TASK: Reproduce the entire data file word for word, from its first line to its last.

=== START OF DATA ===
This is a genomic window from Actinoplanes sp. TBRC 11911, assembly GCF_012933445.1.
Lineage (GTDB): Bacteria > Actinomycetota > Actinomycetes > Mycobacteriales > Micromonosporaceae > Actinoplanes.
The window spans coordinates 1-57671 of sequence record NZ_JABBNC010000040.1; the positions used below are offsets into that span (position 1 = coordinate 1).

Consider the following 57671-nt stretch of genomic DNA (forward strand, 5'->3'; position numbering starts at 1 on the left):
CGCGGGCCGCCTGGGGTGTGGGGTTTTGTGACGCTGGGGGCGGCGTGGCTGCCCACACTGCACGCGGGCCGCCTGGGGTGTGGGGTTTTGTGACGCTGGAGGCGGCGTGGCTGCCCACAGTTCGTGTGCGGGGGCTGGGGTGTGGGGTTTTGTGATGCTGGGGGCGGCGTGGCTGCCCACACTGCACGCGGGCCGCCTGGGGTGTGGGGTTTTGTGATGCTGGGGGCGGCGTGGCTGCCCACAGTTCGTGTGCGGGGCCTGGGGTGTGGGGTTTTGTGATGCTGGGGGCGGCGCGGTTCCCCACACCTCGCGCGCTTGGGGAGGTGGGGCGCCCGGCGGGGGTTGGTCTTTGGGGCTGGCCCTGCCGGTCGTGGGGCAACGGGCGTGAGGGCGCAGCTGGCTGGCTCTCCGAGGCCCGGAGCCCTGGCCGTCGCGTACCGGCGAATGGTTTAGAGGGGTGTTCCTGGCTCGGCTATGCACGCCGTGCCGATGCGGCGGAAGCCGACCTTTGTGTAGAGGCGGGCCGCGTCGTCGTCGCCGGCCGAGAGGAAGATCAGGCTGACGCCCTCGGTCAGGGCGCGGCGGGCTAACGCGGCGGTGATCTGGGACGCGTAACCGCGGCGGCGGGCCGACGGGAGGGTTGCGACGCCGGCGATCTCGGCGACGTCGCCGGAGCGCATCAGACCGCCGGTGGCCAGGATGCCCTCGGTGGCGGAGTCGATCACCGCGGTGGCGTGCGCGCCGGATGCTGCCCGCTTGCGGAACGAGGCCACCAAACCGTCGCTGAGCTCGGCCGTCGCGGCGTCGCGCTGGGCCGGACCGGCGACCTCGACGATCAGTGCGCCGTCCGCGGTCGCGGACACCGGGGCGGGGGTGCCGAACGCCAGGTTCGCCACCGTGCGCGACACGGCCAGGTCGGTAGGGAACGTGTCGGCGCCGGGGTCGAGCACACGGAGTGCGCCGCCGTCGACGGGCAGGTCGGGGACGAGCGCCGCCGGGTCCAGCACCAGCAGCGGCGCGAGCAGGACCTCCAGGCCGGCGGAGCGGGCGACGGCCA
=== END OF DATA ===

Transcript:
This is a genomic window from Actinoplanes sp. TBRC 11911, assembly GCF_012933445.1.
Lineage (GTDB): Bacteria > Actinomycetota > Actinomycetes > Mycobacteriales > Micromonosporaceae > Actinoplanes.
The window spans coordinates 1-57671 of sequence record NZ_JABBNC010000040.1; the positions used below are offsets into that span (position 1 = coordinate 1).

Consider the following 57671-nt stretch of genomic DNA (forward strand, 5'->3'; position numbering starts at 1 on the left):
CGCGGGCCGCCTGGGGTGTGGGGTTTTGTGACGCTGGGGGCGGCGTGGCTGCCCACACTGCACGCGGGCCGCCTGGGGTGTGGGGTTTTGTGACGCTGGAGGCGGCGTGGCTGCCCACAGTTCGTGTGCGGGGGCTGGGGTGTGGGGTTTTGTGATGCTGGGGGCGGCGTGGCTGCCCACACTGCACGCGGGCCGCCTGGGGTGTGGGGTTTTGTGATGCTGGGGGCGGCGTGGCTGCCCACAGTTCGTGTGCGGGGCCTGGGGTGTGGGGTTTTGTGATGCTGGGGGCGGCGCGGTTCCCCACACCTCGCGCGCTTGGGGAGGTGGGGCGCCCGGCGGGGGTTGGTCTTTGGGGCTGGCCCTGCCGGTCGTGGGGCAACGGGCGTGAGGGCGCAGCTGGCTGGCTCTCCGAGGCCCGGAGCCCTGGCCGTCGCGTACCGGCGAATGGTTTAGAGGGGTGTTCCTGGCTCGGCTATGCACGCCGTGCCGATGCGGCGGAAGCCGACCTTTGTGTAGAGGCGGGCCGCGTCGTCGTCGCCGGCCGAGAGGAAGATCAGGCTGACGCCCTCGGTCAGGGCGCGGCGGGCTAACGCGGCGGTGATCTGGGACGCGTAACCGCGGCGGCGGGCCGACGGGAGGGTTGCGACGCCGGCGATCTCGGCGACGTCGCCGGAGCGCATCAGACCGCCGGTGGCCAGGATGCCCTCGGTGGCGGAGTCGATCACCGCGGTGGCGTGCGCGCCGGATGCTGCCCGCTTGCGGAACGAGGCCACCAAACCGTCGCTGAGCTCGGCCGTCGCGGCGTCGCGCTGGGCCGGACCGGCGACCTCGACGATCAGTGCGCCGTCCGCGGTCGCGGACACCGGGGCGGGGGTGCCGAACGCCAGGTTCGCCACCGTGCGCGACACGGCCAGGTCGGTAGGGAACGTGTCGGCGCCGGGGTCGAGCACACGGAGTGCGCCGCCGTCGACGGGCAGGTCGGGGACGAGCGCCGCCGGGTCCAGCACCAGCAGCGGCGCGAGCAGGACCTCCAGGCCGGCGGAGCGGGCGACGGCCA